10. Follow the path round the next field to the bottom left hand corner, where you cross a stile and walk down a track that brings you out on Cole Lane.

11. Turn right and after passing All Saints Church, go left up New Street. Turn right into Flood Street and at a footpath sign, by Ockbrook Garden Store, turn left and maintain the same direction to a T junction opposite a Ockbrook School sign.

12. Turn left down the road for about 75 yards, until it starts to bend. Here you go in the opposite direction up a rough track that soon swings to the left.

13. When the track divides take the lower of two paths along a Bridleway.

14. Continue straight ahead along an obvious track towards Spondon. Where the track divides keep to the right.

15. At a T junction of tracks turn left along the same route you used earlier, and from this point, you will be able to retrace your steps back to the start of the walk.




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A city of considerable character, surrounded by attractive countryside. With the Peak District National Park, the second most visited National Park in the world, only a few miles to the north and the National Forest only a short distance away to the south.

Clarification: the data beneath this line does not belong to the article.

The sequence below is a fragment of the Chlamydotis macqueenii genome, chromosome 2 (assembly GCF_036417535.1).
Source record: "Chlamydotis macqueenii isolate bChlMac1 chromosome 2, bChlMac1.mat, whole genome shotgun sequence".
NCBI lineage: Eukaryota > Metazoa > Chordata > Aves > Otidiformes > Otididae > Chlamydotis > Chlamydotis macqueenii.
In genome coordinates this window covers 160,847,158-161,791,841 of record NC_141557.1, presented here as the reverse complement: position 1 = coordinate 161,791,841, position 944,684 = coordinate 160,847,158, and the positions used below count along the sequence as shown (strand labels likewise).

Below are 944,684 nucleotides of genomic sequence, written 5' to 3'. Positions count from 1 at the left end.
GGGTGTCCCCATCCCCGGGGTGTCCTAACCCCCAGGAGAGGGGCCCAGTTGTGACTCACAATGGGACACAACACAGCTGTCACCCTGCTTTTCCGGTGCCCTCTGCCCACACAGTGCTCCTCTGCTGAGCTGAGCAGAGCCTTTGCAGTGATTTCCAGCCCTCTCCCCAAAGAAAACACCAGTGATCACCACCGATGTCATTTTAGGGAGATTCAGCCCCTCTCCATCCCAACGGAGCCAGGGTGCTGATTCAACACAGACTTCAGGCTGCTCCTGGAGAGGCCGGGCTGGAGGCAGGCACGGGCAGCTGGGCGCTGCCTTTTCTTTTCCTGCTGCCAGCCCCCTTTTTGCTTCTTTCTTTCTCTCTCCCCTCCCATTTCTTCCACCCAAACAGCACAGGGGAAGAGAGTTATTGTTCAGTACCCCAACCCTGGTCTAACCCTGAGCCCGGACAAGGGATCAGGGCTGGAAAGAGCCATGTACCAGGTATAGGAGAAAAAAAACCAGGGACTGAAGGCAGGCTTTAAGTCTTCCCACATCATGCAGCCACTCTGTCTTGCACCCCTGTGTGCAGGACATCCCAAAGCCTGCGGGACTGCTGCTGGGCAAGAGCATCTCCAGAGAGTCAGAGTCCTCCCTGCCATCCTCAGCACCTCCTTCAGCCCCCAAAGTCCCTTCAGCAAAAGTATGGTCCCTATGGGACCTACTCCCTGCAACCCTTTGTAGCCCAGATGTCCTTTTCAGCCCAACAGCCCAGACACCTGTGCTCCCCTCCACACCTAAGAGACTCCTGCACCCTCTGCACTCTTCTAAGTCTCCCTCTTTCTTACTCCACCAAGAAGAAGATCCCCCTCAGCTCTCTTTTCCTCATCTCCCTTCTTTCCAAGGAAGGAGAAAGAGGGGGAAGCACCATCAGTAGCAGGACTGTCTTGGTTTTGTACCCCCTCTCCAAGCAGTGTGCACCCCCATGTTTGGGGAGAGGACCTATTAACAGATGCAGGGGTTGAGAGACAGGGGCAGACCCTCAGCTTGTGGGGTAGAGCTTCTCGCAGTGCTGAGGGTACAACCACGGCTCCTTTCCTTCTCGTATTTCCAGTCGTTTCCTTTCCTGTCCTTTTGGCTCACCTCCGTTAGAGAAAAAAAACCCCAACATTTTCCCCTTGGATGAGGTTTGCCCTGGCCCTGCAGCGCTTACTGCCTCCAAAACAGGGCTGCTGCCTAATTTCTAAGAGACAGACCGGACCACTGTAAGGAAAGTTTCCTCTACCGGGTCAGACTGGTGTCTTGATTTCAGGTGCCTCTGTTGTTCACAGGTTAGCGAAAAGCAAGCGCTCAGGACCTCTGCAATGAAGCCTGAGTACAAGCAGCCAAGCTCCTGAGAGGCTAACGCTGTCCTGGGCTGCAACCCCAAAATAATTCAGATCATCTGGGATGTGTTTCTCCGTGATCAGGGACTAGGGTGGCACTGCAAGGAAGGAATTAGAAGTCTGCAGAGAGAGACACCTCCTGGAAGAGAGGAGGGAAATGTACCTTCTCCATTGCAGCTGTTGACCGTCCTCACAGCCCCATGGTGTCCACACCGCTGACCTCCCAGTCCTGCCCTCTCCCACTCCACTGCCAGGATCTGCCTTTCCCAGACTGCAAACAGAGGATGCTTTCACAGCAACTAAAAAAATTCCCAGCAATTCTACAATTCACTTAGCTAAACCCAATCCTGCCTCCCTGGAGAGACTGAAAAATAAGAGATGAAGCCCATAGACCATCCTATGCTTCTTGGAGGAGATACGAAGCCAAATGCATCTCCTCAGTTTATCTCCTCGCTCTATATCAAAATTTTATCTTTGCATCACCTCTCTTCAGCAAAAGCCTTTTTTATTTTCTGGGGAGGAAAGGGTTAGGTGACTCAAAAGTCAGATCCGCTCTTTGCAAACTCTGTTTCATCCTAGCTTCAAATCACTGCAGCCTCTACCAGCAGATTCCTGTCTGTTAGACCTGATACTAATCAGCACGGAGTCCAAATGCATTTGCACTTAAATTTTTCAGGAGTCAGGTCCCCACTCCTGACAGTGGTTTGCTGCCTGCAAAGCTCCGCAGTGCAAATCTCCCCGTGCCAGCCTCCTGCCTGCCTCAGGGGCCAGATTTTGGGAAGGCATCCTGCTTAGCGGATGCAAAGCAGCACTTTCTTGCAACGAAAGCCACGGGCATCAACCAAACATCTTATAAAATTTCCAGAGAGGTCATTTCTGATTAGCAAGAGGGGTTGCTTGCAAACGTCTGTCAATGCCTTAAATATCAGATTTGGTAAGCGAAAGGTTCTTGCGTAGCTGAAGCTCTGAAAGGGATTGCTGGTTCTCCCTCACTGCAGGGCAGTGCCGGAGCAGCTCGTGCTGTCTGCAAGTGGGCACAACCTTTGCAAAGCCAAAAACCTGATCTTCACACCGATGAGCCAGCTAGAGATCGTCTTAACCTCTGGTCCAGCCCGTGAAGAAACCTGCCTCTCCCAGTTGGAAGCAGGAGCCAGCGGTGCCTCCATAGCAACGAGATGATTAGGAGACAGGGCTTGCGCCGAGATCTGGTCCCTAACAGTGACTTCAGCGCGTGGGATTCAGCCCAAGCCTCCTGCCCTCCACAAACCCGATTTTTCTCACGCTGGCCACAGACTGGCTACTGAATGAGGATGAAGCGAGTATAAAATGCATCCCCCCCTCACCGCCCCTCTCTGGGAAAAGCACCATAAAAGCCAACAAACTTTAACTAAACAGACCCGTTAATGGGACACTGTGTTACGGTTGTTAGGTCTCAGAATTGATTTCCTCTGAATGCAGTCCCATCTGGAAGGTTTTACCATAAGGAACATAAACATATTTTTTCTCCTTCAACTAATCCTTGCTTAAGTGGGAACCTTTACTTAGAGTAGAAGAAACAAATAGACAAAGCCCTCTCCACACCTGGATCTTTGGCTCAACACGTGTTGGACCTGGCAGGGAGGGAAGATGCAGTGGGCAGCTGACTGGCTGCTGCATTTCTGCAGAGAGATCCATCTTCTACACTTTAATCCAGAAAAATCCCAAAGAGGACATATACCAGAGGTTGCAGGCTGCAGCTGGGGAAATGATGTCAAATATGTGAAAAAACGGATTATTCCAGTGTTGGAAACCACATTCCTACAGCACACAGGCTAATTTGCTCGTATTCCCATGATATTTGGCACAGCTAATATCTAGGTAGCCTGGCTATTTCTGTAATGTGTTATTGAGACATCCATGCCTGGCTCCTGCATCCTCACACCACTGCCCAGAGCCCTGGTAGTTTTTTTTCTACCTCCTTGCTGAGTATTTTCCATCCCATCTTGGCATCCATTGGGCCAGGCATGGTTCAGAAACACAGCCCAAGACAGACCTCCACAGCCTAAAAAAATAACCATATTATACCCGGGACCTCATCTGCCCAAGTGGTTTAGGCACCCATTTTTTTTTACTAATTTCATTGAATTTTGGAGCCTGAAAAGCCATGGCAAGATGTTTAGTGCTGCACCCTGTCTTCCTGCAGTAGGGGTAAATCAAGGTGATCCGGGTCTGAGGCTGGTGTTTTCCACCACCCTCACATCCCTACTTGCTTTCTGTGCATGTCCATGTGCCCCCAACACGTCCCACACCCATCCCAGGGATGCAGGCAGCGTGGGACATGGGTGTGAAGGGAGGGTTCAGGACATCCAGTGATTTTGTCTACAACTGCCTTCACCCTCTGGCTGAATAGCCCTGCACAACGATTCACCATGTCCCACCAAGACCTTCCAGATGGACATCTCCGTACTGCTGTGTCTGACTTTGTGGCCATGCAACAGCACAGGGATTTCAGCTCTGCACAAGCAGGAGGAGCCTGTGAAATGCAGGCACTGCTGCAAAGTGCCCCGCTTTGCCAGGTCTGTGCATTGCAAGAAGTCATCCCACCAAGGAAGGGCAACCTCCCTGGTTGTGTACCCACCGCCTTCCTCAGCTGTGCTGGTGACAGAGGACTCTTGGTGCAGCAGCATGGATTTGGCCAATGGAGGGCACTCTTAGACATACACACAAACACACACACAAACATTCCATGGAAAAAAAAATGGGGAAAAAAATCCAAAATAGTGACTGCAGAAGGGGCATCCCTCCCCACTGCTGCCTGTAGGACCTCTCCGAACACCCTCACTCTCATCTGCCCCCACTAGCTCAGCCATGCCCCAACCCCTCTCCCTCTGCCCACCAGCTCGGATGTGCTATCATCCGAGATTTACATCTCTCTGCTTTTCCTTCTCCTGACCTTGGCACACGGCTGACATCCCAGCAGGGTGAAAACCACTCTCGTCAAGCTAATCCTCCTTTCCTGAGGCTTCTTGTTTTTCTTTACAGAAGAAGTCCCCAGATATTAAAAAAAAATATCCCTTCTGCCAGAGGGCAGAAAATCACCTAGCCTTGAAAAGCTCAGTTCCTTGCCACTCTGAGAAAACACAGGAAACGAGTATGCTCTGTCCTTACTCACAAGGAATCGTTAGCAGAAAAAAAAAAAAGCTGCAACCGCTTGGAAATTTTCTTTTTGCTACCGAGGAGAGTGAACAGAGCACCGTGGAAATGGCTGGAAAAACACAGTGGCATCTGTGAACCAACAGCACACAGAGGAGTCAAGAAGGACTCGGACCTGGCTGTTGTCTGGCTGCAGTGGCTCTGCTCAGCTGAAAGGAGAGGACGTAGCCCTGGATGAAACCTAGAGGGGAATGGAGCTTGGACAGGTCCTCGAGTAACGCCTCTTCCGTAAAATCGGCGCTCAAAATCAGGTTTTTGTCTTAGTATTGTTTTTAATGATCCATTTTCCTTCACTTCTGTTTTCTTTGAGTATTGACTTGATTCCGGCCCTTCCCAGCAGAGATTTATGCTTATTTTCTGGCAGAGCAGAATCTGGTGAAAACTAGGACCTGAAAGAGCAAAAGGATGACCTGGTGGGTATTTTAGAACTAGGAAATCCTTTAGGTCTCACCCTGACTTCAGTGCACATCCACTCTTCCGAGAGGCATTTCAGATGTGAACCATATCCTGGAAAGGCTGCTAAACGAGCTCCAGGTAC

Located near the centre of the country, Derby has excellent communications and is well served by road, rail and air.



 Erewash Museum (Tel. 01159 071141) artefacts that cover a period of over 10,000 years are displayed in this splendid little museum. Displays are changed regularly and every effort is made to ensure children as well as adults enjoy their visit. Contact for opening details.

Shipley Country Park (Tel. 01773 719961) contains over 600 acres of attractive parkland with lakes, woodlands and miles of footpaths and bridleways. There is a Visitor Centre with a countryside gift shop and cafe.

Elvaston Castle Country Park (Tel. 01332 571342) the first Country Park to be opened in Britain. Set in 200 acres of parkland with an ornamental lake, extensive gardens, stony grottoes, rock archways and many other interesting features. Open daily.


 The Malt Shovel (Tel. 01332 674203) a lovely old pub with a great deal of character, it stands on the site where the fire that devastated Spondon in 1340 originated This has led to the claim being made that it is the oldest site of any public house within Derby. The present inn has been rebuilt twice, parts of which date back to 1680. The pub is open at lunch times and in the evenings and all day Friday, Saturday and Sunday. Meals available lunch times only.    

The Bottle Kiln (Tel. 0115 9329442) an art gallery, craft and gift shops, tea rooms and a beautiful Japanese Garden await at this restored site at West Hallam. Open all day Tuesday to Sunday throughout the year from 10am. Open Mondays in December only.




Provides a wide range of features on towns and villages with heritage trails and detailed countryside walks, through some of the most scenically attractive countryside in the UK.


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Spondon Feature